News: Carthy Re-Signs With His Team

Britain’s Hugh Carthy has re-signed with EF Education–NIPPO – “I chose to stay at EF simply because the team feels right,” says Carthy. “

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News: Carthy Re-Signs With His Team

EF Education–NIPPO is proud to announce the re-signing of Hugh Carthy.

“I chose to stay at EF simply because the team feels right,” said Carthy. “We’re a weird mix of riders but we form a team. When it feels right staying seems the only logical option. I’ve had some nice memories and made good friends here amongst riders and staff. I want to continue on this journey and play my part in the team’s great legacy.”

Since he joined the team’s ranks, the young Brit has steadily progressed, highlighted by last season’s third-place overall at the Vuelta a España and stage win on the fabled Alto de L’Angliru.

His team boss says of Carthy, “Over the past few seasons he has really blossomed as a climber and has become a leader in this team as well. We are excited to have Hugh Carthy be part of the future of this team,” Vaughters said. “Hugh represents this team’s foundational values. He works hard, isn’t scared to punch above his weight, and, most importantly, he stays true to himself. We knew his work ethic would pay off, and we’re just glad people are starting to notice.”

The 2019 campaign was Carthy’s breakout. After starting the year with a third-place finish on the general classification at the Tour Cycliste International du Haut Var, Carthy continued to impress with a standout performance at the Giro d’Italia, where he was regularly seen setting a rapid tempo at the front and finished 11th overall.

A man of few words, Hugh usually lets his legs do the talking. His first career victory was taken in style on the queen stage of the 2019 Tour de Suisse. Carthy rode 98 kilometres solo over three of Switzerland’s most iconic mountain passes on a blisteringly hot day before crossing the line more than a minute ahead of his closest competitors. If you hadn’t noticed him before then, he certainly made sure the cycling world knew his name that day. On the bike, he has a flair for the dramatic.

After a crash at the Vuelta a España later that year slightly dampened his otherwise stellar season, Carthy entered 2020 set on doing more of the same, which for him meant more expressive pain faces and gutsy attacks on some of cycling’s hardest climbs.

At his maiden Tour de France last year, the Brit showed he could be a trusted teammate no matter the situation. From setting the pace for Rigo on the climbs to launching the decisive break for Dani Martínez before his stage 13 win, he showed he was always there when it mattered.

But the Vuelta a España was his time to shine. After a strong start to the race where he showed he could ride with the best, Hugh went on to win a stage on the summit finish atop the infamous Alto de L’Angliru, a climb known for its leg-breaking length and steep gradients. He would wrap up a brilliant three week performance with a third place finish in the general classification, a clear sign that he could be in the mix over a three-week race.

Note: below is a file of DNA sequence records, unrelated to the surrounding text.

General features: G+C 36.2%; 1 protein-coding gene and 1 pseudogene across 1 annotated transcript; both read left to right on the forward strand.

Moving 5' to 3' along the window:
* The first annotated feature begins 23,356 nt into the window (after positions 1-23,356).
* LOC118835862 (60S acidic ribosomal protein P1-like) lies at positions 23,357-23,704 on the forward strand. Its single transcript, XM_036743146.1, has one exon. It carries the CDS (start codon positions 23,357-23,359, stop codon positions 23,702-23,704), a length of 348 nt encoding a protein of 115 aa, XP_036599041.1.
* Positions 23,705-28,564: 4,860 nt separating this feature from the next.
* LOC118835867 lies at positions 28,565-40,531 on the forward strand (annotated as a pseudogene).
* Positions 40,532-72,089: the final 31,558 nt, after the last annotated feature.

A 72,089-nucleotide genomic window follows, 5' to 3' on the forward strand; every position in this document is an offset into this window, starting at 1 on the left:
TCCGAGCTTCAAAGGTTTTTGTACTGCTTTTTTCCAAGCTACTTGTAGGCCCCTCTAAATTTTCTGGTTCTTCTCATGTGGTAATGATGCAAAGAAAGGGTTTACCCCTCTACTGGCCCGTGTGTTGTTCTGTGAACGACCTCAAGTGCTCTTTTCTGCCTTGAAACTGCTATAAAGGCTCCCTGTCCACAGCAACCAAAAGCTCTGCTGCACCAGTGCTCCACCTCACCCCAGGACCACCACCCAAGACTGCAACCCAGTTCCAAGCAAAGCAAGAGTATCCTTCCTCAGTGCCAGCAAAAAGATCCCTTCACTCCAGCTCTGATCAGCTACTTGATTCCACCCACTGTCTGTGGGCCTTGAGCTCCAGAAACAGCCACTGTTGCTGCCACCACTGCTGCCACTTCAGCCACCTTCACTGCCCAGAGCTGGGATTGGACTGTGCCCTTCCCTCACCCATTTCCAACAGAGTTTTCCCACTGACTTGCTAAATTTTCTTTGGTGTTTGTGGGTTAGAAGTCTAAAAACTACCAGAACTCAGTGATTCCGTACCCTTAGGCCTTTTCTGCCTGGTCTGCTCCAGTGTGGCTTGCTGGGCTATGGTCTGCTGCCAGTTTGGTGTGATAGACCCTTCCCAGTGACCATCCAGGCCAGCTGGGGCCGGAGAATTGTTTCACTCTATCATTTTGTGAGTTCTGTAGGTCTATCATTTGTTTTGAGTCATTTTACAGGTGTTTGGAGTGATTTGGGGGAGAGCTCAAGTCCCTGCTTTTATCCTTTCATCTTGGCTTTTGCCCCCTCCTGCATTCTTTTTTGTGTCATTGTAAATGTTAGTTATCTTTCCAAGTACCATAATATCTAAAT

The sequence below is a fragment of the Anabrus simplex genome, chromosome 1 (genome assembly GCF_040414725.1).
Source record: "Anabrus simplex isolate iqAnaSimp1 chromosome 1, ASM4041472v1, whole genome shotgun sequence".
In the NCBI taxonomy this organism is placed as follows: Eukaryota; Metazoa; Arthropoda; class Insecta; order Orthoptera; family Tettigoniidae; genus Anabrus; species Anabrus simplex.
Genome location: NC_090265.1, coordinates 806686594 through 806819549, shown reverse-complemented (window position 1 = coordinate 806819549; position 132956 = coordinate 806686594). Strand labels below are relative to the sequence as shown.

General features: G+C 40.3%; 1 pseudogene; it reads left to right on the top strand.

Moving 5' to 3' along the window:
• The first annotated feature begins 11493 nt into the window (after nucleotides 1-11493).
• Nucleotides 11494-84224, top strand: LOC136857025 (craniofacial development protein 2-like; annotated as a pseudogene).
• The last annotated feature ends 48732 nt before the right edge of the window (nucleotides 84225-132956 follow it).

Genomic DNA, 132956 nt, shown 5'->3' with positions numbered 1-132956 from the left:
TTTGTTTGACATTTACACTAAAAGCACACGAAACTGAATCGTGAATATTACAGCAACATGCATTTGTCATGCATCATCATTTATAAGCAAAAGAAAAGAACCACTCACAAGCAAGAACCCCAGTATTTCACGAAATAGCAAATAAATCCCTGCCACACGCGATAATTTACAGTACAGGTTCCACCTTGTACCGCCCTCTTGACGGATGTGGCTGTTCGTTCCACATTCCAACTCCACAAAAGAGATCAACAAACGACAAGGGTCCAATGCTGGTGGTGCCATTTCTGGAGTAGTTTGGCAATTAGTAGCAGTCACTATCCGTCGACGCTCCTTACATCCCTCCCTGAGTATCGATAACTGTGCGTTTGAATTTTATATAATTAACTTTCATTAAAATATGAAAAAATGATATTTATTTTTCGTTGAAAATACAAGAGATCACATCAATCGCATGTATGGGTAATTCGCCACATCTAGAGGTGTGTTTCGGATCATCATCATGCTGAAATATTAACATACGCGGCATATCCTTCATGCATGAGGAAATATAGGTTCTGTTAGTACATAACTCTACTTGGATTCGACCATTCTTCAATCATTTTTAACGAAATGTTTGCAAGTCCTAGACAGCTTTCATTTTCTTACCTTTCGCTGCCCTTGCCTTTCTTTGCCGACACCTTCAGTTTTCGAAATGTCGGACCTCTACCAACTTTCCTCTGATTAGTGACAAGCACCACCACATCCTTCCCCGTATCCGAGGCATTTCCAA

“My favorite memory with the team must have been the Vuelta 2020,” saidCarthy. “The team really knitted together those three weeks and was the best team performance I’ve witnessed here.” Off the bike, Hugh has earned a reputation among his teammates for always being quick with a joke. He’s also known for always carrying a book around. Biographies of some of his favorite athletes – most of whom are snooker players, boxers or darts professionals.

An eternal rationalist, one doesn’t need to spend a lot of time with Hugh to get the sense that he doesn’t speak unless he has thought about what he was going to say thoroughly, balancing each side of the equation. On the topic of how hard three-week long races are for example, Carthy said: “I’ve been in Grand Tours before where you settle into survival mode and the whole thing drags, so a few years ago I said no more survival mode, take every day as it comes, enjoy every stage and then it passes a lot quicker.”

Carthy, who has spent most of his pro career in Spain and Andorra, has impressed over the past few seasons with the team. He has quietly and consistently racked up big performances in cycling’s biggest races and we can’t wait to see what the future holds for Hugh. “I’m looking forward to trying to lead the team to success and have fun doing it,” concluded Carthy. “Not just focus on being good bike riders but good people, too.”


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